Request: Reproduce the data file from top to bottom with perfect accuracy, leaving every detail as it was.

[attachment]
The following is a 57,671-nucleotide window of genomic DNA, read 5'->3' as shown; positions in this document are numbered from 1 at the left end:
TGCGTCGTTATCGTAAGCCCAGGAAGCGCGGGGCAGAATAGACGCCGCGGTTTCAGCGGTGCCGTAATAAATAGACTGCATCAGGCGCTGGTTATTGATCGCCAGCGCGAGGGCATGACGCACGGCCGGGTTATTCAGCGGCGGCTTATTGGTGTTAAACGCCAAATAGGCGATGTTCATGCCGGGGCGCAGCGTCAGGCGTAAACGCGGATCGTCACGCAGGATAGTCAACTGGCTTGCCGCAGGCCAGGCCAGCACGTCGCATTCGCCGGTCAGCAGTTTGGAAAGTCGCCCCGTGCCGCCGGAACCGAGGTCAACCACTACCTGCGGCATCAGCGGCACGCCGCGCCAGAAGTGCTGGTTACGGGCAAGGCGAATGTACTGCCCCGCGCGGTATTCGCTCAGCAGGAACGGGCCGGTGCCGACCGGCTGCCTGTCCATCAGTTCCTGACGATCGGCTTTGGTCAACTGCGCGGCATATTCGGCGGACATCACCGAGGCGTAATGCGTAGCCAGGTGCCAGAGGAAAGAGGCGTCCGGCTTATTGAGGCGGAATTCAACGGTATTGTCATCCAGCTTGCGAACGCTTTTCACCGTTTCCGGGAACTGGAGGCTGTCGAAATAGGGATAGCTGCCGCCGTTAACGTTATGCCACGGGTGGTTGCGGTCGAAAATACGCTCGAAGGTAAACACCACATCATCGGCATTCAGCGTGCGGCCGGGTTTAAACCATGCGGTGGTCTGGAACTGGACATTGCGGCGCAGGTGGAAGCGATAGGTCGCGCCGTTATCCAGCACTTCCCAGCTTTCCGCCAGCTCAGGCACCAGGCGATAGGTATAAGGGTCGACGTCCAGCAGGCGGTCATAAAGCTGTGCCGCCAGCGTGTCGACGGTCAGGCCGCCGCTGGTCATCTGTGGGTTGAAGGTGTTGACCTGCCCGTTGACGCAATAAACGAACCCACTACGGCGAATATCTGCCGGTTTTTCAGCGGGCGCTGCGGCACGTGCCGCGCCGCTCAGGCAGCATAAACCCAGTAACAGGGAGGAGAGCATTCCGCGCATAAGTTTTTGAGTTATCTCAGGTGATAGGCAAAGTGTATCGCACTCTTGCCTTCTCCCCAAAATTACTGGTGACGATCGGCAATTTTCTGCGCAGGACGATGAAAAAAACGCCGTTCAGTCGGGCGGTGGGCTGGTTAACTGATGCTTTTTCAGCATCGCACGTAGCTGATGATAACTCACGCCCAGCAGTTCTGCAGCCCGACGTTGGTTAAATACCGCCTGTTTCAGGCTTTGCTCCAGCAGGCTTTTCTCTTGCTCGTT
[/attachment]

The following is a 57,671-nucleotide window of genomic DNA, read 5'->3' as shown; positions in this document are numbered from 1 at the left end:
TGCGTCGTTATCGTAAGCCCAGGAAGCGCGGGGCAGAATAGACGCCGCGGTTTCAGCGGTGCCGTAATAAATAGACTGCATCAGGCGCTGGTTATTGATCGCCAGCGCGAGGGCATGACGCACGGCCGGGTTATTCAGCGGCGGCTTATTGGTGTTAAACGCCAAATAGGCGATGTTCATGCCGGGGCGCAGCGTCAGGCGTAAACGCGGATCGTCACGCAGGATAGTCAACTGGCTTGCCGCAGGCCAGGCCAGCACGTCGCATTCGCCGGTCAGCAGTTTGGAAAGTCGCCCCGTGCCGCCGGAACCGAGGTCAACCACTACCTGCGGCATCAGCGGCACGCCGCGCCAGAAGTGCTGGTTACGGGCAAGGCGAATGTACTGCCCCGCGCGGTATTCGCTCAGCAGGAACGGGCCGGTGCCGACCGGCTGCCTGTCCATCAGTTCCTGACGATCGGCTTTGGTCAACTGCGCGGCATATTCGGCGGACATCACCGAGGCGTAATGCGTAGCCAGGTGCCAGAGGAAAGAGGCGTCCGGCTTATTGAGGCGGAATTCAACGGTATTGTCATCCAGCTTGCGAACGCTTTTCACCGTTTCCGGGAACTGGAGGCTGTCGAAATAGGGATAGCTGCCGCCGTTAACGTTATGCCACGGGTGGTTGCGGTCGAAAATACGCTCGAAGGTAAACACCACATCATCGGCATTCAGCGTGCGGCCGGGTTTAAACCATGCGGTGGTCTGGAACTGGACATTGCGGCGCAGGTGGAAGCGATAGGTCGCGCCGTTATCCAGCACTTCCCAGCTTTCCGCCAGCTCAGGCACCAGGCGATAGGTATAAGGGTCGACGTCCAGCAGGCGGTCATAAAGCTGTGCCGCCAGCGTGTCGACGGTCAGGCCGCCGCTGGTCATCTGTGGGTTGAAGGTGTTGACCTGCCCGTTGACGCAATAAACGAACCCACTACGGCGAATATCTGCCGGTTTTTCAGCGGGCGCTGCGGCACGTGCCGCGCCGCTCAGGCAGCATAAACCCAGTAACAGGGAGGAGAGCATTCCGCGCATAAGTTTTTGAGTTATCTCAGGTGATAGGCAAAGTGTATCGCACTCTTGCCTTCTCCCCAAAATTACTGGTGACGATCGGCAATTTTCTGCGCAGGACGATGAAAAAAACGCCGTTCAGTCGGGCGGTGGGCTGGTTAACTGATGCTTTTTCAGCATCGCACGTAGCTGATGATAACTCACGCCCAGCAGTTCTGCAGCCCGACGTTGGTTAAATACCGCCTGTTTCAGGCTTTGCTCCAGCAGGCTTTTCTCTTGCTCGTT